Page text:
I generally keep adblock disabled while watching youtube channels/content from streams that I like because it's a way of giving at leas

    • Of course a web without ads could be made to work. First, sites will start rearr...

      To read the rest of this comment, log in or subscribe to "Comments by Damian Yerrick".

  • The market at work (Score:4, Interesting)

    by e r ( 2847683 ) on Tuesday August 01, 2017 @12:33PM (#54920201)
    Other browsers (i.e. Opera [opera.com]) feature built-in ad blockers just like this. Chrome must compete. They're doing pretty well, having captured the majority of the market, but one does not stay in the lead by standing still.

    Also, by making this feature optional and culling the most obnoxious and egregious ads Google alleviates some of the friction from their users. Most slashdotters are probably already using an ad blocker and blocking all ads by default. I started using an ad blocker because of auto-playing video ads and other obnoxious time wasters that I kept running into.

    Ad blocker usage seems to be increasing [businessinsider.com]. Building this feature into Chrome allows them to help control ad blocking-- block the most obnoxious stuff and make it all totally optional in order to help dissuade users from blocking all ads. Better some ads, thinks Google, than none.

    But let's say Google does block all ads. They still make their money because Chrome could just track everything the user does anyway and they could just sell that data instead of old fashioned "look look click click".
    • I don't think Opera is a good point of comparison. Opera blocks ads, but they don't make money through advertising on web pages. Google does. Google having the dominant browser and using it to block its competitors out of the market is basically 90's Microsoft, and likely an easy target for a lawsuit from a competing ad network.

      Some other people in the thread said that it would probably evade the ire of antitrust litigators if it's a third party set of standards. I don't think that would be enough simply be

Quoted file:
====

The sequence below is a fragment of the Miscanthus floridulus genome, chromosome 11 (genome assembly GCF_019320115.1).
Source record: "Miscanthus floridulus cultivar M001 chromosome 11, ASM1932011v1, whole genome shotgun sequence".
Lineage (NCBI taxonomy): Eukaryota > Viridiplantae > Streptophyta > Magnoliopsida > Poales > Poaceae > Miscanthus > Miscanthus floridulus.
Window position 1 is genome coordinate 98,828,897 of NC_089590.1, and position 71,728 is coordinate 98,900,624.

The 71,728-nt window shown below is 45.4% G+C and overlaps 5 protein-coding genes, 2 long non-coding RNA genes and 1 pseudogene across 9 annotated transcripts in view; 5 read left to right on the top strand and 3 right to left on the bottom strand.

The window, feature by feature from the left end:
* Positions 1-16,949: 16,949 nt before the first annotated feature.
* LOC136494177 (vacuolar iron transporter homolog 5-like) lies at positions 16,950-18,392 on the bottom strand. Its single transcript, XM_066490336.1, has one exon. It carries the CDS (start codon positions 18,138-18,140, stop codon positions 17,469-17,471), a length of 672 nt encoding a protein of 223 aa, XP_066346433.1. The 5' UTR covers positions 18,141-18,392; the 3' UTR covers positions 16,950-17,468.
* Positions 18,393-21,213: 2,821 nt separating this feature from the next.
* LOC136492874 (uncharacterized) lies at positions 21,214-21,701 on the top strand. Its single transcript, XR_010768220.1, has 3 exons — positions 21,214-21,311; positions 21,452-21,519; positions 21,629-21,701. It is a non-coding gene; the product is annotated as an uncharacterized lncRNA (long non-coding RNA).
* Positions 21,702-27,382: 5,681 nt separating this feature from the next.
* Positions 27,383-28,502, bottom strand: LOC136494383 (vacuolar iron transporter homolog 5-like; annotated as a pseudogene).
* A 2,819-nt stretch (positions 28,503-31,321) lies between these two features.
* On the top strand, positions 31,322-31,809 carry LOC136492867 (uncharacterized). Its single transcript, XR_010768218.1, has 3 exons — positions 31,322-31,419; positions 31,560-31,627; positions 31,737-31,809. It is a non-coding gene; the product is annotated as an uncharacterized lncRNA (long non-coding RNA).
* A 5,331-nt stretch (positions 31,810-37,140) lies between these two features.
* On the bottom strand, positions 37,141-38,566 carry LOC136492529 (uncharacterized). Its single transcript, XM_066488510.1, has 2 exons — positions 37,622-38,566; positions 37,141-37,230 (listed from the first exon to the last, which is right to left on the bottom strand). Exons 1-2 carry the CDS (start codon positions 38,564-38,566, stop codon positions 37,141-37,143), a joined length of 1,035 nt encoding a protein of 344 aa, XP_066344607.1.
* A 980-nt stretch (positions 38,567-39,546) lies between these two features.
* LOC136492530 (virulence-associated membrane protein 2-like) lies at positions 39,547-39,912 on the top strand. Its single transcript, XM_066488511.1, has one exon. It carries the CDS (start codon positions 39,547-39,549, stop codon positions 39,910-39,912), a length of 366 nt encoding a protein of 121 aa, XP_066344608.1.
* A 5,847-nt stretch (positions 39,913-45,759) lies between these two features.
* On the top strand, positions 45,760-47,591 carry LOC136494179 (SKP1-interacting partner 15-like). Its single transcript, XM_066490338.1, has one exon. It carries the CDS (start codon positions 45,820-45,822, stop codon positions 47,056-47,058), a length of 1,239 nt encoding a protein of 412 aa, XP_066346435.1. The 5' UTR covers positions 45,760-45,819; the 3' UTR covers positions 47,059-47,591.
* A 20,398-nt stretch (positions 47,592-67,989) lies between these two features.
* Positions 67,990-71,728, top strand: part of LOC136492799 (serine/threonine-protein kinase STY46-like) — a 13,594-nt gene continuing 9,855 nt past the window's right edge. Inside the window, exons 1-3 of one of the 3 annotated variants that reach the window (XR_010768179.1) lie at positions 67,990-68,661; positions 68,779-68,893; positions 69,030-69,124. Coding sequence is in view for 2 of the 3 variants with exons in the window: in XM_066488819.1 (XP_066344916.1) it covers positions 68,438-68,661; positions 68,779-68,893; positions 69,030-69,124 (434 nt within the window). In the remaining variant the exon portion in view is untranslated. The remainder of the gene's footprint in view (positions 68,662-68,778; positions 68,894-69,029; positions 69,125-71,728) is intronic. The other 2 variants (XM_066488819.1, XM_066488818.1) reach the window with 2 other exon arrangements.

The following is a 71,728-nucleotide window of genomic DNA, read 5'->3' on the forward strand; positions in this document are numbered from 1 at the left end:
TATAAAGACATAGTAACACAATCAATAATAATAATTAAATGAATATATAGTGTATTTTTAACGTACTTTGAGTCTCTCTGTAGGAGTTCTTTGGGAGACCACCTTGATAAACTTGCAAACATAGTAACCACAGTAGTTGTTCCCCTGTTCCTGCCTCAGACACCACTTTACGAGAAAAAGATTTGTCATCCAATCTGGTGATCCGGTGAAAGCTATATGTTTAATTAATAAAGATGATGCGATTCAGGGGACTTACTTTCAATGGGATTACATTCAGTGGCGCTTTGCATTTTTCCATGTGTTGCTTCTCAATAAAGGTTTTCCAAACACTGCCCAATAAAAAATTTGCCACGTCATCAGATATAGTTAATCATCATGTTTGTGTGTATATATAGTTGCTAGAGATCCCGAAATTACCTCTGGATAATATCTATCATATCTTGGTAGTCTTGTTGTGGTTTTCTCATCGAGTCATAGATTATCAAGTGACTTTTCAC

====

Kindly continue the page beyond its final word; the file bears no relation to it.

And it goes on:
• Make ads STATIC! (Score:5, Insightful)

    by p51d007 ( 656414 ) on Tuesday August 01, 2017 @12:34PM (#54920215)
    If they would make ALL ads, 100% static, UNLESS you click on them (and I don't mean a mouse over), I would stop using ad blockers. This also goes with the stupid auto start videos, that wait 10-20 seconds to start automatically after you've scrolled down a page, then have to look around to find the bloody thing to turn it off. I whitelist /. because their ads are STATIC.
  • If I had more time, I'd boot my old Win7 machine with Canary to find out (and I probably will tonight).

    Anybody comment on whether or not Slashdot ads meet the standards of the Coalition for Better Ads?

  • An add blocker designed by an advertising company... Does anyone else see the problem here?

    Though on the one hand I don't actually want to block every ad, especially on sites I actually get use out of, but OTOH, ads have become an assault these days, with pop overs, pop unders, autoplayed videos with cranked up sound, viruses, malware, etc. Just the other day on a site that I use regularly, a so called acceptable ad (based on ABP settings, yes I know I know) tried to serve me a zeus trjoan... The only way

    • >An add blocker designed by an advertising company... Does anyone else see the problem here?

      Yeah, it is "bees against honey," "flies against shite," and Google against ads

    • by ravrazor ( 69324 )
      Likely this will be framed in a way that will appeal to the regular chrome user, allowing Google to " reverse" profile everyone:

      Chrome/Google: Would you like to block ads? click the following categories that you don't want to see:

      Microsoft Windows [x] (this means user is likely interested in Linux)

      Honda Automobiles [x] (user more likely in automakers X, Y and Z)

      McDonalds [x] (user more likely interested in fast food maker X, Y and Z)

      All of a sudden, Google knows a lot more about your preference in operating systems, car buying and takeout than they knew based on what you type into a search box.

  • The new ad blocker inside Chrome won't block every ad you see on the web -- instead, it'll only block ads that are considered intrusive

    K'bye.

  • by Cro Magnon ( 467622 ) on Tuesday August 01, 2017 @01:55PM (#54920719) Homepage Journal

    The new ad blocker inside Chrome won't block every ad you see on the web -- instead, it'll only block ads that are considered intrusive

    Um, that IS every ad.

  • Since they must meet "acceptable" standards... Right?

  • it'll only block ads that are considered intrusive and go against the standards set by the Coalition for Better Ads

    The standards set by the CBA are so low that I consider them pointless. They don't even reject the worst sort of "bad" ad: the ad that tracks you or collects information about you.

  • /. liking this? It hosts the crappiest I have ever seen.
  • I use Chrome for development because I like the dev tools. Anything that fucks with the page is not helpful to me. Ad blockers aren't smart enough to know when something is or isn't an ad.

How many Unix hacks does it take to change a light bulb? Let's see, can you use a shell script for that or does it need a C program?